The nationwide deliberation on the dignity of women echoed at the international Buddhist Sangha Conference in Patna on Sunday.

At the academic session, the subject of animated discussion was the revival of bhikkhuni ordination. The departure of the Dalai Lama, who had come to Patna on Friday, in the morning did not discourage the monks and scholars attending the conference. They also reflected on equal opportunities for women in every sphere of life, including religious and spiritual practices.

According to the Buddhist traditions, the Buddha at the request of his foster-mother Mahapajapati Gotami created the order of bhikkhunis or fully ordained nun.

Carola Roloff (Bhikkhuni Jampa Tsedroen), a postdoctoral research fellow at the University of Hamburg in Germany, said: “The Buddha established equal opportunities for men and women in 500 BC. Religious leaders now have an important role in protecting the dignity of women, who face rampant gender discrimination. The recent gang rape of the 23-year-old paramedical student in New Delhi is disturbing. This is not acceptable.”

She also spoke on the process of ordinance of an aspiring nun. “A trainee is taught the life of brahmcharya (celibacy) by a group of 12 bhikkhunis. She takes the vow of lifetime chastity in front of two sangha members — one male; the other female. The entire process can take up to 12 years.”

Venerable Pannasami, a lecturer at Central University of Tibetan Studies, Sarnath, said: “The Buddha’s teachings are not only for men but also for women. The tradition of bhikkhuni grew after Sanghamitra, the daughter of Mauryan emperor Ashoka established a sangha in Sri Lanka. It prospered in countries like India and Sri Lanka and many others for 1,200 years but slowly disappeared in Thailand and Cambodia. It is time to revive the bhukkhuni tradition.”

The visitors to the conference were also enlivened by the enlightening discussions. Joelle, a Swiss devotee who has been attending the sessions, said: “I have come with my teacher. The large gathering of Buddhist leaders and devotees at the conference is a learning experience for me — a student of Buddhist philosophy.”

She added that Buddhist meditation techniques had attracted her to the religion.

The 84,000 Monasteries

from the Extended Mahāvaṁsa, Chapter V. The Third Recital
ExtMhv 480-490 = Mhv. 173-183

Monastery (Mural at Wat Pho)

Monastery
(Mural at Wat Pho, Bangkok)

All those delightful monasteries he had undertaken to build in all the cities were completed within three years. And through the superintendent Elder Indagutta’s psychic power the one called Asokārāma 1 was also completed. In the various places that had been visited by the Victorious One the Lord of the Earth made delightful Shrines.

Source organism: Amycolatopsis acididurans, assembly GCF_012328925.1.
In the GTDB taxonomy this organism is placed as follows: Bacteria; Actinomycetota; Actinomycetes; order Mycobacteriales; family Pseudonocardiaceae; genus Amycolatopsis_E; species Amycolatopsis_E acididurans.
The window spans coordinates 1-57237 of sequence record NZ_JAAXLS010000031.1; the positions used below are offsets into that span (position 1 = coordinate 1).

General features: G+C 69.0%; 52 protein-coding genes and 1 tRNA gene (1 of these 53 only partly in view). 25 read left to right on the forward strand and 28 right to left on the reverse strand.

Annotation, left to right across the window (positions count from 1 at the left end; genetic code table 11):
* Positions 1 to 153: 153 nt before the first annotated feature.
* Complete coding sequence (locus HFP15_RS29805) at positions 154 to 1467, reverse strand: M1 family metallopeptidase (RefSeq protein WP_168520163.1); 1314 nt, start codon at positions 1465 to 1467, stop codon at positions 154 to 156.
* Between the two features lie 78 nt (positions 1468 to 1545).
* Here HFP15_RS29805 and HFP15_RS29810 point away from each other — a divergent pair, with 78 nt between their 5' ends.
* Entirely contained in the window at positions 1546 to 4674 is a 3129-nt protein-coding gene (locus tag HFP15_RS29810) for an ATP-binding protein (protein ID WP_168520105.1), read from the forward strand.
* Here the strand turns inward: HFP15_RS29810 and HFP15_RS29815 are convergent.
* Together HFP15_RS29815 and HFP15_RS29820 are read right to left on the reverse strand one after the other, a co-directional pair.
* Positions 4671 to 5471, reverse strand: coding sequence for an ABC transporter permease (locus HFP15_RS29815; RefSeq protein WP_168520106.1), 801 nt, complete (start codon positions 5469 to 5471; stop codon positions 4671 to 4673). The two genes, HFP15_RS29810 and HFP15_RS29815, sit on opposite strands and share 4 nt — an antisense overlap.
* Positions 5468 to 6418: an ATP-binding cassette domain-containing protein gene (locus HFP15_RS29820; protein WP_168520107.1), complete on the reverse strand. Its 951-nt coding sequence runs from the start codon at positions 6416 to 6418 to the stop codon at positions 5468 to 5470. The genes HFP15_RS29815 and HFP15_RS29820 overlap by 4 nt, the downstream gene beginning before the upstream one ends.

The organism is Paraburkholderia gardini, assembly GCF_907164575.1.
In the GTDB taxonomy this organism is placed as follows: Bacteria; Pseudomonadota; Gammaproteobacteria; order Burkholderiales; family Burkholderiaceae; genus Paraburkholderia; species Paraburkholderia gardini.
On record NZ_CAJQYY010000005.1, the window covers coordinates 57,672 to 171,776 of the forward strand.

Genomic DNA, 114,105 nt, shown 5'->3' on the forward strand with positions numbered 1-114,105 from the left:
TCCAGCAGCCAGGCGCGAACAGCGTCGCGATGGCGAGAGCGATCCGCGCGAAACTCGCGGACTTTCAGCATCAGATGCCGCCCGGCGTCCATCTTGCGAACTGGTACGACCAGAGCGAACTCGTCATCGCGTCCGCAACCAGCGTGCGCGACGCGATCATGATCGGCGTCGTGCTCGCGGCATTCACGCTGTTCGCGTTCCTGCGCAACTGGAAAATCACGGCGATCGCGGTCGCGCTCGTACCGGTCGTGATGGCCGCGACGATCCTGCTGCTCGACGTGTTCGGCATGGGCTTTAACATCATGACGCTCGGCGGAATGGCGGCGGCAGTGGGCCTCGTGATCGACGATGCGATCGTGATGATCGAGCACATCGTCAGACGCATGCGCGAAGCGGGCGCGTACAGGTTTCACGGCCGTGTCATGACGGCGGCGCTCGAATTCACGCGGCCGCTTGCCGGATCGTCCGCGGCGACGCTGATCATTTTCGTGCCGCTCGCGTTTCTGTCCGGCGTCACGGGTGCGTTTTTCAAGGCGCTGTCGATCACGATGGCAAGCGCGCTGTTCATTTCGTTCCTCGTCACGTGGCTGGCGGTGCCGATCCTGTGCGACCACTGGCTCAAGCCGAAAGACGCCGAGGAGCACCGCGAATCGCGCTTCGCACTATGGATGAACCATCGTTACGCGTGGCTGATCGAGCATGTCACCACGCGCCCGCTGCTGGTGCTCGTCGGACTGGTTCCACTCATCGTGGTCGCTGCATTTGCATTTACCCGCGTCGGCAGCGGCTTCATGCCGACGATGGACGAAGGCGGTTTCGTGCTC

From the eighty-four thousand cities on all sides letters were brought on the same day, saying: “The monasteries 2 are finished.”

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Nalin Swaris: The Diginity of Women in the Buddhist Scriptures

Editor’s note: this is an extract from Chapter Three of the book “Buddhism, Human Rights and Social Renewal” by Nalin Swaris, which was published in 2000 by the Asian Human Rights Commission. Reporduced by Permission.


From scattered references in the Buddhist scriptures, one can infer that there was greater respect for the dignity of women in [the] republics [of the Middle Country] than in Brahmanised societies. The Brahmin scriptures encourage men to overpower and rape a woman if she does not freely yield to their sexual demands.

In contrast, an elder of the Licchavi-Vajjian federation complained that despite their displays of piety to the Buddha, young Licchavi men were an uncouth lot in the habit of physically harassing young women (Anguttara Nikāya III.75). This complaint would hardly have been made in a culture regarding women as inferior, as mere objects of lust. In the gaṇasanghas, following a matrifocal practice, a beautiful and gifted woman was chosen to symbolise the oneness of the clan. Called the gaṇika, in later periods this term took on the pejorative connotation of courtesan or whore.

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The Going-Forth of Sanghamitta’s Uncle and Husband

from the Extended Mahāvaṁsa, Chapter V. The Third Recital
ExtMhv 462-479 = Mhv. 154-172

Hunting Scene (Mural at Wat Pho)

Hunting Scene (Mural at Wat Pho)

One day Prince Tissa went hunting and saw deer sporting in the wilderness, and having seen that he thought thus: “Even the deer who live on grass enjoy themselves in the wilderness, will not the monks who live on pleasant food also enjoy themselves?”

He went to his house and informed the King about his thought. To teach him, Asoka gave him sovereignty for seven days, saying: “You can experience sovereignty for seven days, young man, after that I will kill you.” 1